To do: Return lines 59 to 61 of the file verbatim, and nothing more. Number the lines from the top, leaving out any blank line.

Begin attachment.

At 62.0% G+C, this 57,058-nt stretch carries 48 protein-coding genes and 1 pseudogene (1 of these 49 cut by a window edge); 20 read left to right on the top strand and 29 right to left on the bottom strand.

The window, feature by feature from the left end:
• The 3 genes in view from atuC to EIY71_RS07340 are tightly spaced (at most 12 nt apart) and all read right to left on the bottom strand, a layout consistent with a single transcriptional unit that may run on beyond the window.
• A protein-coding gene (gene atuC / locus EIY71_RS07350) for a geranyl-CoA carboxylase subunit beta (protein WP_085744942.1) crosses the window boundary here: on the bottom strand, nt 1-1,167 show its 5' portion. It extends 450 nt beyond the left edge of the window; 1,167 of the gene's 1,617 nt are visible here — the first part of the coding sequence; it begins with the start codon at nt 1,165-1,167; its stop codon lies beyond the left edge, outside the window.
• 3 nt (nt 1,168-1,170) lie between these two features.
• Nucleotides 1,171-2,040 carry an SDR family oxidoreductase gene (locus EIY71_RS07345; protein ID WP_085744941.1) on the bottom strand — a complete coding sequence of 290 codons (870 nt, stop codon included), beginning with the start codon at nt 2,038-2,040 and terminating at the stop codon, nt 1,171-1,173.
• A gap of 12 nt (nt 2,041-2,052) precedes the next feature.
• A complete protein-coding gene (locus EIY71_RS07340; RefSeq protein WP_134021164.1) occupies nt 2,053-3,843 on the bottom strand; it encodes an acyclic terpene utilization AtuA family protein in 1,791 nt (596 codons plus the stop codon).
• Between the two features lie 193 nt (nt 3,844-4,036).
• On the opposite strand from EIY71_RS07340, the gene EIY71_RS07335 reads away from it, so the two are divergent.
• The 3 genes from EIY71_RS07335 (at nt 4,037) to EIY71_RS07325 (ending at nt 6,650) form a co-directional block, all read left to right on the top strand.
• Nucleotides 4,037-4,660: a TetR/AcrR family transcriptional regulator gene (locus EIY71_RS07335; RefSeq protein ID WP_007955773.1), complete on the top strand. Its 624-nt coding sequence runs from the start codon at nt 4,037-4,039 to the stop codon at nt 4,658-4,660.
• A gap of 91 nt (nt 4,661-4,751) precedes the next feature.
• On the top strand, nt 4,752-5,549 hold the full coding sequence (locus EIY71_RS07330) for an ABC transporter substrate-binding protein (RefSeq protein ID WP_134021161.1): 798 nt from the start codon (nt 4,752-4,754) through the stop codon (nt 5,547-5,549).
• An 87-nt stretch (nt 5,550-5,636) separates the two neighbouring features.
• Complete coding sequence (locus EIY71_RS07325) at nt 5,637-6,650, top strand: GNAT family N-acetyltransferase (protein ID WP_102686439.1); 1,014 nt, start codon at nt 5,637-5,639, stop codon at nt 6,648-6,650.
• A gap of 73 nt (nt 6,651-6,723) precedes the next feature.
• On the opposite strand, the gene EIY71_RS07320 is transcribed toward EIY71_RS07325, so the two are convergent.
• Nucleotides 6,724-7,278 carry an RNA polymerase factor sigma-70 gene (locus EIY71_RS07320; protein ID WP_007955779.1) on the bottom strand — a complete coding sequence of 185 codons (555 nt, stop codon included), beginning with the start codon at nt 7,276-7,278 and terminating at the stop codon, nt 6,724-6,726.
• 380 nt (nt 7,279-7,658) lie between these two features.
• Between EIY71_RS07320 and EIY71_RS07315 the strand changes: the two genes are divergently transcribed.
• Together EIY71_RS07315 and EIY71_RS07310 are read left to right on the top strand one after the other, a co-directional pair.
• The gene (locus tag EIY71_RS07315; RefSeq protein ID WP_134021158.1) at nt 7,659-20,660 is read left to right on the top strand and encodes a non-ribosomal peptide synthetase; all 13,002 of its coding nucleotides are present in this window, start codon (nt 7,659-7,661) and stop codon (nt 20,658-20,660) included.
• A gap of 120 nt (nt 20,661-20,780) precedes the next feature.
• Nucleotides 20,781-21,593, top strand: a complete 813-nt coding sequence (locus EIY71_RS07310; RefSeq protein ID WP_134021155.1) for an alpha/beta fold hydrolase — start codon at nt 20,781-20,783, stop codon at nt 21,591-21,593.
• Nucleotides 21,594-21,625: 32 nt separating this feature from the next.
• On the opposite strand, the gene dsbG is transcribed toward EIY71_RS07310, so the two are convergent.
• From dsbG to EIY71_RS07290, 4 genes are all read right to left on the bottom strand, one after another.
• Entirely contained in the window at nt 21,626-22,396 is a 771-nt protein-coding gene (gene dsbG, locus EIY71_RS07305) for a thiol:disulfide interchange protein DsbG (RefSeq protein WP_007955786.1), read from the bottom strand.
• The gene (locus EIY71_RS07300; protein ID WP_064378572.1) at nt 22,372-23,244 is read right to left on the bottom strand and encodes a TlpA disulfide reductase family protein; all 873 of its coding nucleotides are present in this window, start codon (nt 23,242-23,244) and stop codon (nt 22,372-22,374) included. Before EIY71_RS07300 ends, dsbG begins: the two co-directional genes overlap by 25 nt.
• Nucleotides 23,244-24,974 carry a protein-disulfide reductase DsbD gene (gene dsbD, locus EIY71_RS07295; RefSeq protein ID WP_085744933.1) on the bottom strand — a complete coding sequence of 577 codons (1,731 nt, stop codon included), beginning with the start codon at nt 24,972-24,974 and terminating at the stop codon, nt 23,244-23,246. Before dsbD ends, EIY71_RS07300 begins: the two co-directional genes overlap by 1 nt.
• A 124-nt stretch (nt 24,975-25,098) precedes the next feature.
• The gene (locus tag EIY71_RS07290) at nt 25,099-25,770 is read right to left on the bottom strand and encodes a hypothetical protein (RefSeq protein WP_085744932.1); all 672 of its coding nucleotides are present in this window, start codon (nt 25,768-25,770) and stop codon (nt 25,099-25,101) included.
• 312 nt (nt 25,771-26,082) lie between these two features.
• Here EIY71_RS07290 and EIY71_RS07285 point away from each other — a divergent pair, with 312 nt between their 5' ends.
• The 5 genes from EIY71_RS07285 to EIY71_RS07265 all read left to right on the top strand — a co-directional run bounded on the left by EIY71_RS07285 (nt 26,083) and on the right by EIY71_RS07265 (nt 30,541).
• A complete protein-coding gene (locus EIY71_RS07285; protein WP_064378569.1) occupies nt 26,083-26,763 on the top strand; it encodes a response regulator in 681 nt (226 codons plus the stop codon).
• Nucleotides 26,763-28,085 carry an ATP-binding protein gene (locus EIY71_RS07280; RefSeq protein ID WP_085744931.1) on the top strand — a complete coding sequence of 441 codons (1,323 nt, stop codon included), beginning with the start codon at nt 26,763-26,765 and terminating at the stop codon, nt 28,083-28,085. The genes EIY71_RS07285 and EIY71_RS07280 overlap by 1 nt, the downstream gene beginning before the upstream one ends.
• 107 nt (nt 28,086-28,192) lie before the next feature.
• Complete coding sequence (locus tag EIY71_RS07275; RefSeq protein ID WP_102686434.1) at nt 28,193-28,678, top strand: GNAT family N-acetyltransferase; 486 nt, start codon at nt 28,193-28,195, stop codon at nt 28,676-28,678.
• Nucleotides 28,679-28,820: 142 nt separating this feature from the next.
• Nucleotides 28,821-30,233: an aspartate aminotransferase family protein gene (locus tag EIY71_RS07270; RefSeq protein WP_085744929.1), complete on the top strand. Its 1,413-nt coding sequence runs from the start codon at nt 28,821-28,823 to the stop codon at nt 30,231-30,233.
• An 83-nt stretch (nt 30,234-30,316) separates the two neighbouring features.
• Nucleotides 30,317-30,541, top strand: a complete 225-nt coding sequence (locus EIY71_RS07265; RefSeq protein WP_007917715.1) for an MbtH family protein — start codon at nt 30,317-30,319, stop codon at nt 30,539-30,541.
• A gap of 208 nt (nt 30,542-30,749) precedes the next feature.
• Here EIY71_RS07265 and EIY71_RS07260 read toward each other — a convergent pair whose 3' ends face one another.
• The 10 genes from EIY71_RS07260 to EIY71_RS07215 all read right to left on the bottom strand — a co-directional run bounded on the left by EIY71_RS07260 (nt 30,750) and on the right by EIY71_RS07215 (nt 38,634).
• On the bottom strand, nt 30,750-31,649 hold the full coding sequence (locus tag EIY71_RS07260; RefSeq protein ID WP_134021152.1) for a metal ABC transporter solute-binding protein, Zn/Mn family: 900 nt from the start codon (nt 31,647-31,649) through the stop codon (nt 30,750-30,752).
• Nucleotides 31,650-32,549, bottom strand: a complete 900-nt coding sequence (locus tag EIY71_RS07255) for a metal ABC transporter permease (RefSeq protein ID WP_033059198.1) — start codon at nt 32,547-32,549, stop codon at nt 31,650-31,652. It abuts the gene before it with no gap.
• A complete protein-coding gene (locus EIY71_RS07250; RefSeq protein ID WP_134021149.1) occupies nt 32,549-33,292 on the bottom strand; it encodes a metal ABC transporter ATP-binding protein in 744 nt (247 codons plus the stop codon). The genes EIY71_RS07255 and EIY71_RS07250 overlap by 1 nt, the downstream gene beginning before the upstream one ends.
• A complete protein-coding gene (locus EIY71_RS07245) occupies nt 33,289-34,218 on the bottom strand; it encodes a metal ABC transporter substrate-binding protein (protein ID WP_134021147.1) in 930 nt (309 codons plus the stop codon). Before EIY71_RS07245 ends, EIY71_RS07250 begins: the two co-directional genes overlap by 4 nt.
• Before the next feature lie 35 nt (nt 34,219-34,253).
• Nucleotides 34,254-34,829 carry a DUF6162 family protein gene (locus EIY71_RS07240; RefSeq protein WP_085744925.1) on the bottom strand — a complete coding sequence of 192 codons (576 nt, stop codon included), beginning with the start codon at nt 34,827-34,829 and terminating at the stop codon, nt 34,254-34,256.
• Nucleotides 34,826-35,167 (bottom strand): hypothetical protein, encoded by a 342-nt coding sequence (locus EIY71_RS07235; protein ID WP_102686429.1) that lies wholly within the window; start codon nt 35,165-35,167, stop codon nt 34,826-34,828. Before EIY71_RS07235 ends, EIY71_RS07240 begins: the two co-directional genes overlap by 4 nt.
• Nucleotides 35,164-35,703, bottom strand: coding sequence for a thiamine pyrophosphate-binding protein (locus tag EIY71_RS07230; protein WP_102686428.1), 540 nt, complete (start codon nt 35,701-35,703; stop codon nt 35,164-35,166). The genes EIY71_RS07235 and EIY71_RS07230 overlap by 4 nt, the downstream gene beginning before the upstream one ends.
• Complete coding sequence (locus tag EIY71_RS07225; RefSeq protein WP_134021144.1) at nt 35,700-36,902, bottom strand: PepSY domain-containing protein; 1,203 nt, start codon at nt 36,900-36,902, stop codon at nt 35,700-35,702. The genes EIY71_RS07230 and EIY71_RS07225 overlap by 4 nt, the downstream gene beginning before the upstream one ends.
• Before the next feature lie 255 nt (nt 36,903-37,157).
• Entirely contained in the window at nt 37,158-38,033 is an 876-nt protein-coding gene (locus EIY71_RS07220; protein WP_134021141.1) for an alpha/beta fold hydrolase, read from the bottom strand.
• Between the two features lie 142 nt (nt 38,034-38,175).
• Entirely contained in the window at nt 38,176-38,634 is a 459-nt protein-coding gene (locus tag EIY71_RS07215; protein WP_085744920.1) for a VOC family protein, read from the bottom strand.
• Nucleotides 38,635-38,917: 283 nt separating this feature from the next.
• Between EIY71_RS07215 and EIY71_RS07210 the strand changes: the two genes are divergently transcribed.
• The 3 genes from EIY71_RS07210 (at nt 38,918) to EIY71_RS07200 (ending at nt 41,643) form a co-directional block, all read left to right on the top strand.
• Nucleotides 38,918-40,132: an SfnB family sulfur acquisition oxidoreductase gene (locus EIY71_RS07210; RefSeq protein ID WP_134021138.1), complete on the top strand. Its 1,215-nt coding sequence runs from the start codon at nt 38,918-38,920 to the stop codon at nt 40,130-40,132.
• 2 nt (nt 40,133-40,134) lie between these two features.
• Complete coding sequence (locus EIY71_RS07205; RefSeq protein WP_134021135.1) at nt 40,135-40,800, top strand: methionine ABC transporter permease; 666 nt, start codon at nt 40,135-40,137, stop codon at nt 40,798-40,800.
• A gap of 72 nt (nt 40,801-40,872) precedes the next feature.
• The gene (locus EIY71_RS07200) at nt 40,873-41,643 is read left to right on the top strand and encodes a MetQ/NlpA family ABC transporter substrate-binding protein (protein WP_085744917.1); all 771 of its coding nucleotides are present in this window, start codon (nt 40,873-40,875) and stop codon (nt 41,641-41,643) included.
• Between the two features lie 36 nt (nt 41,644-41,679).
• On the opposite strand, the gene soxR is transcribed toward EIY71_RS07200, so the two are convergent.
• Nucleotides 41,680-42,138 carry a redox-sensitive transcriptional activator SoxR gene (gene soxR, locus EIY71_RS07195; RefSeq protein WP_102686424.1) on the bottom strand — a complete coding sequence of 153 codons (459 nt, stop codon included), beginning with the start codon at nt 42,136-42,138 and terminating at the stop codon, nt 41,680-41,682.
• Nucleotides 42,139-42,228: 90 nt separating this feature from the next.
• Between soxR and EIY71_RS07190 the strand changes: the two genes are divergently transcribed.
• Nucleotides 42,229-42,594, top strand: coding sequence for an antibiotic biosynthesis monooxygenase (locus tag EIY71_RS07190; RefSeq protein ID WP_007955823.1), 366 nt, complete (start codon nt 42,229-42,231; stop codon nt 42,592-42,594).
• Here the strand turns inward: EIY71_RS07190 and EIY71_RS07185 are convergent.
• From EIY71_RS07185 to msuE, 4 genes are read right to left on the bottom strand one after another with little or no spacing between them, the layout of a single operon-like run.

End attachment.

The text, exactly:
• Between the two features lie 142 nt (nt 38,034-38,175).
• Entirely contained in the window at nt 38,176-38,634 is a 459-nt protein-coding gene (locus tag EIY71_RS07215; protein WP_085744920.1) for a VOC family protein, read from the bottom strand.
• Nucleotides 38,635-38,917: 283 nt separating this feature from the next.